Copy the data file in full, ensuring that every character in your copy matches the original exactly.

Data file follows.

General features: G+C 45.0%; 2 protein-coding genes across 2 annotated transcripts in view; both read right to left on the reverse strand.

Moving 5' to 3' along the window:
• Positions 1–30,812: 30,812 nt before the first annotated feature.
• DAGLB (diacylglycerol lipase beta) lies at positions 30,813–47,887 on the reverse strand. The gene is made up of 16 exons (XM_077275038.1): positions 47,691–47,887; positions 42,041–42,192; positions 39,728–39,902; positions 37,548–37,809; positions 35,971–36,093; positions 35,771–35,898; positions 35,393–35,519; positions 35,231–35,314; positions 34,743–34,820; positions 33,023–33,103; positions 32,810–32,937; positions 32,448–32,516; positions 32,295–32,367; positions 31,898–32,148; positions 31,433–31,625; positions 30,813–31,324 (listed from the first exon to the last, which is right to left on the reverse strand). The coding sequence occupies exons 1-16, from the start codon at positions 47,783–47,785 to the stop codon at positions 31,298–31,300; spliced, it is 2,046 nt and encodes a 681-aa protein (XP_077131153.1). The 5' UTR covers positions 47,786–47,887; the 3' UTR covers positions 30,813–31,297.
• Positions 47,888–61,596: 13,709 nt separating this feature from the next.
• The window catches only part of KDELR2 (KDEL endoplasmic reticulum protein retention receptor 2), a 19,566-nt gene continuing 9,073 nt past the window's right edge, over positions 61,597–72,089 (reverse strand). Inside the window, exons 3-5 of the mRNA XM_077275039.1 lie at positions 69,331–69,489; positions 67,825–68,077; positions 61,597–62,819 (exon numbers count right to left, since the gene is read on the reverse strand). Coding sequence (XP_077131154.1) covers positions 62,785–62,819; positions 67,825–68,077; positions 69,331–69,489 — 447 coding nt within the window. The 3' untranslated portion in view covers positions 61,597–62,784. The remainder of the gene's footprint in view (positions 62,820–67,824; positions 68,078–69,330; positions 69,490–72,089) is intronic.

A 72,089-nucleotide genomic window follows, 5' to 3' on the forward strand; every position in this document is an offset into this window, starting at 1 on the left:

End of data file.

General features: G+C 45.0%; 2 protein-coding genes across 2 annotated transcripts in view; both read right to left on the reverse strand.

Moving 5' to 3' along the window:
• Positions 1–30,812: 30,812 nt before the first annotated feature.
• DAGLB (diacylglycerol lipase beta) lies at positions 30,813–47,887 on the reverse strand. The gene is made up of 16 exons (XM_077275038.1): positions 47,691–47,887; positions 42,041–42,192; positions 39,728–39,902; positions 37,548–37,809; positions 35,971–36,093; positions 35,771–35,898; positions 35,393–35,519; positions 35,231–35,314; positions 34,743–34,820; positions 33,023–33,103; positions 32,810–32,937; positions 32,448–32,516; positions 32,295–32,367; positions 31,898–32,148; positions 31,433–31,625; positions 30,813–31,324 (listed from the first exon to the last, which is right to left on the reverse strand). The coding sequence occupies exons 1-16, from the start codon at positions 47,783–47,785 to the stop codon at positions 31,298–31,300; spliced, it is 2,046 nt and encodes a 681-aa protein (XP_077131153.1). The 5' UTR covers positions 47,786–47,887; the 3' UTR covers positions 30,813–31,297.
• Positions 47,888–61,596: 13,709 nt separating this feature from the next.
• The window catches only part of KDELR2 (KDEL endoplasmic reticulum protein retention receptor 2), a 19,566-nt gene continuing 9,073 nt past the window's right edge, over positions 61,597–72,089 (reverse strand). Inside the window, exons 3-5 of the mRNA XM_077275039.1 lie at positions 69,331–69,489; positions 67,825–68,077; positions 61,597–62,819 (exon numbers count right to left, since the gene is read on the reverse strand). Coding sequence (XP_077131154.1) covers positions 62,785–62,819; positions 67,825–68,077; positions 69,331–69,489 — 447 coding nt within the window. The 3' untranslated portion in view covers positions 61,597–62,784. The remainder of the gene's footprint in view (positions 62,820–67,824; positions 68,078–69,330; positions 69,490–72,089) is intronic.

A 72,089-nucleotide genomic window follows, 5' to 3' on the forward strand; every position in this document is an offset into this window, starting at 1 on the left: